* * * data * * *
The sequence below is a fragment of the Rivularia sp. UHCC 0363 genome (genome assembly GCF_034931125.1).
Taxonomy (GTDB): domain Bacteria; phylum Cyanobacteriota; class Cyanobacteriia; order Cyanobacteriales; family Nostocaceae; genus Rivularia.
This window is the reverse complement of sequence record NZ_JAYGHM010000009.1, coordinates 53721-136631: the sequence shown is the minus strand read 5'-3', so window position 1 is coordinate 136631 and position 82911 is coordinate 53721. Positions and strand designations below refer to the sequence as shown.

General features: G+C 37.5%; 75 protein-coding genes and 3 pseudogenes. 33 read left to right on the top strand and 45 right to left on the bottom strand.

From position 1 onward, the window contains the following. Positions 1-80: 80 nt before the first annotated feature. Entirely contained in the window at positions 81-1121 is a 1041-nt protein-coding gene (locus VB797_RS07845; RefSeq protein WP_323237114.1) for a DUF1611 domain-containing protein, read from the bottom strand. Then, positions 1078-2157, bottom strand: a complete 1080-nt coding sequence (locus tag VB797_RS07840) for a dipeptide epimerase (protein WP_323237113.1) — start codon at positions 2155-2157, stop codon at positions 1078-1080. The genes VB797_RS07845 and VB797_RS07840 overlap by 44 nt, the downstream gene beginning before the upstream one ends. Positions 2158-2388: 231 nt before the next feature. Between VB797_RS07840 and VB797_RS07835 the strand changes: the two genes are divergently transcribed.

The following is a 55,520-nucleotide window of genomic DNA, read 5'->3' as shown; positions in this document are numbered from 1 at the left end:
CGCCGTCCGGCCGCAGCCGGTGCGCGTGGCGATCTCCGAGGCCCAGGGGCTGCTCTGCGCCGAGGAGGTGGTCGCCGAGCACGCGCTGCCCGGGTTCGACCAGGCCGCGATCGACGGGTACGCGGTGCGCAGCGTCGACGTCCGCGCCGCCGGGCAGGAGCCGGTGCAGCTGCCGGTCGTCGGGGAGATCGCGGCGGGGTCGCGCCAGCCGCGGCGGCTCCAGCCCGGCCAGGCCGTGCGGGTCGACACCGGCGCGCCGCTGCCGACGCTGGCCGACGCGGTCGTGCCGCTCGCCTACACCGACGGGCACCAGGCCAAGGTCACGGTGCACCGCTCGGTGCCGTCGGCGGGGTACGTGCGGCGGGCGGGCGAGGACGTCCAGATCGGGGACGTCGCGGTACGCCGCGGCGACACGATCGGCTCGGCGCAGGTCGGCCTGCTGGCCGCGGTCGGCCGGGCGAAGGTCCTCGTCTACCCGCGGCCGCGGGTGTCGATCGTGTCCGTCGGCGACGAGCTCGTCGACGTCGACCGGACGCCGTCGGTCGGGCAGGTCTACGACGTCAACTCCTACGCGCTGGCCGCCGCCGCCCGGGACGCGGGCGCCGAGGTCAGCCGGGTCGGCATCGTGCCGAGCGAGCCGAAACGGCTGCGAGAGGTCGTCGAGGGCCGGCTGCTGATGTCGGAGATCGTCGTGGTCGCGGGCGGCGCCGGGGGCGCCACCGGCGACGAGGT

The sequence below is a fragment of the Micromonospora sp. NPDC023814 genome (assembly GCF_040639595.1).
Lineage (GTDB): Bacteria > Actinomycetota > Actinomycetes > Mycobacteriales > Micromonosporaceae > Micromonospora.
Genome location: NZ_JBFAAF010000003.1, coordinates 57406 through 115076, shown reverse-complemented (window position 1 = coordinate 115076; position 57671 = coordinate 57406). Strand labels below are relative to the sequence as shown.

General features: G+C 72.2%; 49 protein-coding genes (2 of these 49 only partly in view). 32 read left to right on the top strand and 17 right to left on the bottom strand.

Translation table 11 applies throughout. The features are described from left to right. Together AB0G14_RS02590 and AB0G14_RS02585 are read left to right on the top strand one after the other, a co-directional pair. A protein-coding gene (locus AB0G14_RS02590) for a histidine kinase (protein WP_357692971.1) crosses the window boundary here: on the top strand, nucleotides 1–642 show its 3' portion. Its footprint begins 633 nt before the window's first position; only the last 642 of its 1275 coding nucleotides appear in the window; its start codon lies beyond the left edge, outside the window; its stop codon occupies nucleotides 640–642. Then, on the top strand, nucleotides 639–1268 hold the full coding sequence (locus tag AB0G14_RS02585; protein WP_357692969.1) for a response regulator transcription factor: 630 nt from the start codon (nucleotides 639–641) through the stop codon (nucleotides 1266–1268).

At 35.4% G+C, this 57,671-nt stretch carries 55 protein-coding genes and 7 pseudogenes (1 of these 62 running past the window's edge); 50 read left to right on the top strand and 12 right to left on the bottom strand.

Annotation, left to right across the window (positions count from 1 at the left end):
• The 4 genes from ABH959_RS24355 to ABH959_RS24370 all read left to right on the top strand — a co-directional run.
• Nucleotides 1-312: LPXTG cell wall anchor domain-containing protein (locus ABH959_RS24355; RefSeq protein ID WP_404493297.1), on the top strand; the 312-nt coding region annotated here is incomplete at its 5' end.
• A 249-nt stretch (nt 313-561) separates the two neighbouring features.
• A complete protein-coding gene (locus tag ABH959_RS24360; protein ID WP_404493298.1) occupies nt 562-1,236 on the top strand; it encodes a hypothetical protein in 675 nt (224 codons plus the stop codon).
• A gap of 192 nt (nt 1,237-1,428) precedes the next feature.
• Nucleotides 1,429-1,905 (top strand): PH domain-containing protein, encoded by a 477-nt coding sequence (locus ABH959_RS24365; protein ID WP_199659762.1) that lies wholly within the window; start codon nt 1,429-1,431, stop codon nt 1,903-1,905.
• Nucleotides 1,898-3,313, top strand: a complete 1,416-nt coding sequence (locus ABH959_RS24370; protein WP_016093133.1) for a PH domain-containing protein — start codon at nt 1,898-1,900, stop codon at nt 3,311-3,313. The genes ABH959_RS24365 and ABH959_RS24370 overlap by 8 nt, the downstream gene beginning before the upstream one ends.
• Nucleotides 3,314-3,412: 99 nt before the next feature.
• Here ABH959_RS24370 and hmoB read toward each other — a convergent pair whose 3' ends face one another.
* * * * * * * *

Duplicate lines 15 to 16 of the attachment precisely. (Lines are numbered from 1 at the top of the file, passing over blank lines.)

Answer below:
• The 4 genes from ABH959_RS24355 to ABH959_RS24370 all read left to right on the top strand — a co-directional run.
• Nucleotides 1-312: LPXTG cell wall anchor domain-containing protein (locus ABH959_RS24355; RefSeq protein ID WP_404493297.1), on the top strand; the 312-nt coding region annotated here is incomplete at its 5' end.